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NASA's Lucy Mission Team Spots a Surprise Tiny Moon Around a Trojan Asteroid

The spacecraft is still en route to the asteroid belt, but the scientists on the mission are already making discoveries.

Illustration of the Lucy spacecraft and an asteroid
An illustration of Lucy and an asteroid.
Lockheed Martin

Teams working with one of NASA's newest spacecraft have made an unexpected discovery years before it's set to reach its ultimate destination: The smallest of the asteroids the probe plans to visit is orbited by an even smaller moon. 

The Lucy mission left Earth in October bound for the orbit of Jupiter and a group of asteroids known as the Trojans that tend to follow the giant planet around. The spacecraft's first encounter with an asteroid won't happen until 2025 as Lucy flies through the main asteroid belt. But in preparation the mission team is working with groups of veteran and amateur astronomers on Earth to get some early measurements of asteroids included on Lucy's grand tour. 

On March 27 of this year, 26 such teams spread out across a designated area to observe one of Lucy's target space rocks called Polymele as the asteroid passed in front of a distant star behind it. Capturing the asteroid from different vantage points on Earth as it briefly blocks, or occults, the star, making it appear to blink off and on again provides scientists with data that helps to precisely measure the location, size and shape of Polymele.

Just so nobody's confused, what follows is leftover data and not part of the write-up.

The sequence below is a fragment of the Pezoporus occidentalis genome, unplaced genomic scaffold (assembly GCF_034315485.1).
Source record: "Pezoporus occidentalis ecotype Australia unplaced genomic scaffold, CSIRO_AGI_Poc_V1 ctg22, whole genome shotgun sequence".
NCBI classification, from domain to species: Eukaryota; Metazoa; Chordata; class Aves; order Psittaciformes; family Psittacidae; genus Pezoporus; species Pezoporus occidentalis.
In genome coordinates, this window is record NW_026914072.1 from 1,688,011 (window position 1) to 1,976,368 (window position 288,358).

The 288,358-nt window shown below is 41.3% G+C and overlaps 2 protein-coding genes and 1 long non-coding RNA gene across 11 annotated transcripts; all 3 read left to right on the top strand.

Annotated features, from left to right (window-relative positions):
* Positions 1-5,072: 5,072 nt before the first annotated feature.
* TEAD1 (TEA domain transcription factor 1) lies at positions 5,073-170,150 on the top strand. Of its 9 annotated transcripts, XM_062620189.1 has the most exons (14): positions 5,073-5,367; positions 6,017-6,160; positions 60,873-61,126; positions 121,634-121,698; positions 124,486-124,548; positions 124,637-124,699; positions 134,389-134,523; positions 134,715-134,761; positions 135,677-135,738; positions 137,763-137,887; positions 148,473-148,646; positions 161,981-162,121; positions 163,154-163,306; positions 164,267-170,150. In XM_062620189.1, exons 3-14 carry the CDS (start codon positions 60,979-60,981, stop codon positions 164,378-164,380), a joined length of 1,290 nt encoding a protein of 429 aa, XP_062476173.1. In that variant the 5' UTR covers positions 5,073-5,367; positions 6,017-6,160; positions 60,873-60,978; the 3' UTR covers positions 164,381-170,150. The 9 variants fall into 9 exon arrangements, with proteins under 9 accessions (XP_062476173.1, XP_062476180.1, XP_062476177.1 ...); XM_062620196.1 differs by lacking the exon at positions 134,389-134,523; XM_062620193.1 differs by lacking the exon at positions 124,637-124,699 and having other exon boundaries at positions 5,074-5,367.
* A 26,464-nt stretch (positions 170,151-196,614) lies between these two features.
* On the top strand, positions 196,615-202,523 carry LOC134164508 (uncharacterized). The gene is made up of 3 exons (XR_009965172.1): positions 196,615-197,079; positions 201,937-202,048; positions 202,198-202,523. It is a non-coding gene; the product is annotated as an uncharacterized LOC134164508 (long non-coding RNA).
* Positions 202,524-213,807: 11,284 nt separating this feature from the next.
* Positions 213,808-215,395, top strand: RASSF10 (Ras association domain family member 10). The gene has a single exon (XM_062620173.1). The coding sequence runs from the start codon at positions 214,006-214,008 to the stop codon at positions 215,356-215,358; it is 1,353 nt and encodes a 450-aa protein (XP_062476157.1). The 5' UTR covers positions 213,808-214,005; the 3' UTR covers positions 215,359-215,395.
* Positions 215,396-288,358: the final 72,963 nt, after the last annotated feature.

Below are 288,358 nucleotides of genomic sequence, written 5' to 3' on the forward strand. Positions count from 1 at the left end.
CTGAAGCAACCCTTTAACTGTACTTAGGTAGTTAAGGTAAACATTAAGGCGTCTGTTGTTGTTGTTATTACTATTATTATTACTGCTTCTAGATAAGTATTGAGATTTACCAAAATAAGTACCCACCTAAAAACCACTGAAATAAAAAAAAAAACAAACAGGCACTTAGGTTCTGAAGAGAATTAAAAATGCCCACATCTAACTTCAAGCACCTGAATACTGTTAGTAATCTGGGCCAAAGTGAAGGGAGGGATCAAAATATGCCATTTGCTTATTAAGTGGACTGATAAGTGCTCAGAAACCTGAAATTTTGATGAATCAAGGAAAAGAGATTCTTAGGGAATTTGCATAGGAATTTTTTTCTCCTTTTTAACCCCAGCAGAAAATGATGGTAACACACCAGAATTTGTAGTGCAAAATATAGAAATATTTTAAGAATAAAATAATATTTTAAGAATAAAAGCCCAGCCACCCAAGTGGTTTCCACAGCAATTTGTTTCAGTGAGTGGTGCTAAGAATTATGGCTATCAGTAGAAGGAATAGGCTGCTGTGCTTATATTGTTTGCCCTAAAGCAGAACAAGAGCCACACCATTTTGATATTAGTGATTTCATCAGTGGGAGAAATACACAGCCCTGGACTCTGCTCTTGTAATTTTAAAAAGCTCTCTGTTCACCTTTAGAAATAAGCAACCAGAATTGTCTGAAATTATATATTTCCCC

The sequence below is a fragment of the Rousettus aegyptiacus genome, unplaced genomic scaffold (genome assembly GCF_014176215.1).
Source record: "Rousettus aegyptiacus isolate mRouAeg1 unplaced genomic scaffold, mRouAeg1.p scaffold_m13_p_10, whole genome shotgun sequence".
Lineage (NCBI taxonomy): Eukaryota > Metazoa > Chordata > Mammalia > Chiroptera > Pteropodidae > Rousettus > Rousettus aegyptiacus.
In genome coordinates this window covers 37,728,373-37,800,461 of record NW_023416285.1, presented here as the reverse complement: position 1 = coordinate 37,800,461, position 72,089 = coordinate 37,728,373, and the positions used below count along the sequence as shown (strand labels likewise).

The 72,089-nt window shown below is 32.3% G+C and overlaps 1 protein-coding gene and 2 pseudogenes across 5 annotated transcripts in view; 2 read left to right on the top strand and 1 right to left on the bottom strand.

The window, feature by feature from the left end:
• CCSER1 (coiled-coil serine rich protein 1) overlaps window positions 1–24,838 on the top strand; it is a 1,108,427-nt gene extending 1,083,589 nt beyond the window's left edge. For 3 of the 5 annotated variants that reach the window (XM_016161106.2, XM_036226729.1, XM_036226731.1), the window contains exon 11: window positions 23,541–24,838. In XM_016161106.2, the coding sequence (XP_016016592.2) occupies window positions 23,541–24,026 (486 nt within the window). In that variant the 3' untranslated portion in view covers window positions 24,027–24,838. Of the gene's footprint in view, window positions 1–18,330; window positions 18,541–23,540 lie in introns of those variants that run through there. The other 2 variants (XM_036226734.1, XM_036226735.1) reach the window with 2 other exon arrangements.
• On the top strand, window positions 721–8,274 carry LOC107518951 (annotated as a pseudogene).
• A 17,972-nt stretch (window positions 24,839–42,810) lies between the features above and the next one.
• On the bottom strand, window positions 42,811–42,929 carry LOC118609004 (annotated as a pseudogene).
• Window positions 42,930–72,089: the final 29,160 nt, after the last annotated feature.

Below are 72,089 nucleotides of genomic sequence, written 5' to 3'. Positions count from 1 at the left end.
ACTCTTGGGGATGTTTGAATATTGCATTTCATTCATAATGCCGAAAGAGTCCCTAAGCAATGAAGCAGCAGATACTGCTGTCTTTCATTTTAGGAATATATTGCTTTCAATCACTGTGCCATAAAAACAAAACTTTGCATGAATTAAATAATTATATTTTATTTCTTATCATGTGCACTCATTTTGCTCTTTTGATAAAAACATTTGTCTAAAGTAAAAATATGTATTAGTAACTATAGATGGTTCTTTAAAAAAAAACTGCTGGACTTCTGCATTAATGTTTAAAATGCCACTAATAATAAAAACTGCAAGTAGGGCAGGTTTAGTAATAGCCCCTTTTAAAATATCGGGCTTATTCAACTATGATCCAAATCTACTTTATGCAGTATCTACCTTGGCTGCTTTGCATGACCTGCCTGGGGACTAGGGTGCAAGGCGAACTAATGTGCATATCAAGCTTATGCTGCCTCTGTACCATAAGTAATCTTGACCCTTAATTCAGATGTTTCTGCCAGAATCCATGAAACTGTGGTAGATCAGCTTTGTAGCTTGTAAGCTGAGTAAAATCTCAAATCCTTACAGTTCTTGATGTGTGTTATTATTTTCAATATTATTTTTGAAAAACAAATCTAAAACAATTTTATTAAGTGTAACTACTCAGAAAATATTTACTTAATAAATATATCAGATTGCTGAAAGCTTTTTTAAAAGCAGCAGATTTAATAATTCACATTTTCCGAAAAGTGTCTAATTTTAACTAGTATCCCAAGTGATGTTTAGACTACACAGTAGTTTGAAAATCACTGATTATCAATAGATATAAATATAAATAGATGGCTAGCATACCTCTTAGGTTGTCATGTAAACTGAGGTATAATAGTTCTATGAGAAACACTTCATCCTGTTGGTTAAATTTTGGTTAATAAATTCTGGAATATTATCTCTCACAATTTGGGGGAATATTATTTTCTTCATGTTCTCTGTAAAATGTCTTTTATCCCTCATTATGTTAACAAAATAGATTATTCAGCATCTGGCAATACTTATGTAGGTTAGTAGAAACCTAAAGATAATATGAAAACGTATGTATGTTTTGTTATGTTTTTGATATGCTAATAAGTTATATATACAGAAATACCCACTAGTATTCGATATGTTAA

Lucy scientists have helped to coordinate similar occultation campaigns in the past, but this one revealed a surprise. 

"We were thrilled that 14 teams reported observing the star blink out as it passed behind the asteroid, but as we analyzed the data, we saw that two of the observations were not like the others," Marc Buie, from the Lucy team at the Southwest Research Institute, said in a statement Tuesday. "Those two observers detected an object around 200 km (about 124 miles) away from Polymele. It had to be a satellite." 

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The Lucy team used the occultation data to determine that this mini-moon is about 3 miles (5 kilometers) across, compared to Polymele, which has a 17-mile (27-kilometer) diameter at its widest point.

Remarkably, finding that one of the asteroids on its itinerary has a satellite has happened to the Lucy team before. 

In January 2021, images from the Hubble Space Telescope revealed that the Trojan asteroid Eurybates is circled by a smaller satellite. 

So basically Lucy will become acquainted with more tiny worlds than originally planned. 

 "Lucy's tagline started out: 12 years, seven asteroids, one spacecraft," said Lucy program scientist Tom Statler from NASA headquarters in Washington. "We keep having to change the tagline for this mission, but that's a good problem to have."